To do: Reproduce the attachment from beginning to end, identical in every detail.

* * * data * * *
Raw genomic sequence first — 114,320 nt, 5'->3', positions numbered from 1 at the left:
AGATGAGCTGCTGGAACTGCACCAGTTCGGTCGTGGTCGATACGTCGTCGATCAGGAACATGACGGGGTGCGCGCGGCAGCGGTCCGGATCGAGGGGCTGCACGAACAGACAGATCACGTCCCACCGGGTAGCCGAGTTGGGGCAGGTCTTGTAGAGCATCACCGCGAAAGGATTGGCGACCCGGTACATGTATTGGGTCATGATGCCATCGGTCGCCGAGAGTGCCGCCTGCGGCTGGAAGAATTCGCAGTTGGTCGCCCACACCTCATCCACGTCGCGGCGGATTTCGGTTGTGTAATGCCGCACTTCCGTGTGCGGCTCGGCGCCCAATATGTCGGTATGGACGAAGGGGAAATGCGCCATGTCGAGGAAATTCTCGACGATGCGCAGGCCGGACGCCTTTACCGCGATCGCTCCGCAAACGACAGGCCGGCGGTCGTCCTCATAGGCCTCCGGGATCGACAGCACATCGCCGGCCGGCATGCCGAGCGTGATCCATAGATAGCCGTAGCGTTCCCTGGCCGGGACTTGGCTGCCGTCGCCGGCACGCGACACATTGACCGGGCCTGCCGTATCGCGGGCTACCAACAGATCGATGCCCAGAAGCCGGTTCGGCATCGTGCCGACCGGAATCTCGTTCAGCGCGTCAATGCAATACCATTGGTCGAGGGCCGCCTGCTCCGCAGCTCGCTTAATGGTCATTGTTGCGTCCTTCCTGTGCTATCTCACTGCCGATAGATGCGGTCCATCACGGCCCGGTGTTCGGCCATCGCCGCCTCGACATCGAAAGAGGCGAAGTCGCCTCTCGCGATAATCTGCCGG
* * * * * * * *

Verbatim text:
Raw genomic sequence first — 114,320 nt, 5'->3', positions numbered from 1 at the left:
AGATGAGCTGCTGGAACTGCACCAGTTCGGTCGTGGTCGATACGTCGTCGATCAGGAACATGACGGGGTGCGCGCGGCAGCGGTCCGGATCGAGGGGCTGCACGAACAGACAGATCACGTCCCACCGGGTAGCCGAGTTGGGGCAGGTCTTGTAGAGCATCACCGCGAAAGGATTGGCGACCCGGTACATGTATTGGGTCATGATGCCATCGGTCGCCGAGAGTGCCGCCTGCGGCTGGAAGAATTCGCAGTTGGTCGCCCACACCTCATCCACGTCGCGGCGGATTTCGGTTGTGTAATGCCGCACTTCCGTGTGCGGCTCGGCGCCCAATATGTCGGTATGGACGAAGGGGAAATGCGCCATGTCGAGGAAATTCTCGACGATGCGCAGGCCGGACGCCTTTACCGCGATCGCTCCGCAAACGACAGGCCGGCGGTCGTCCTCATAGGCCTCCGGGATCGACAGCACATCGCCGGCCGGCATGCCGAGCGTGATCCATAGATAGCCGTAGCGTTCCCTGGCCGGGACTTGGCTGCCGTCGCCGGCACGCGACACATTGACCGGGCCTGCCGTATCGCGGGCTACCAACAGATCGATGCCCAGAAGCCGGTTCGGCATCGTGCCGACCGGAATCTCGTTCAGCGCGTCAATGCAATACCATTGGTCGAGGGCCGCCTGCTCCGCAGCTCGCTTAATGGTCATTGTTGCGTCCTTCCTGTGCTATCTCACTGCCGATAGATGCGGTCCATCACGGCCCGGTGTTCGGCCATCGCCGCCTCGACATCGAAAGAGGCGAAGTCGCCTCTCGCGATAATCTGCCGG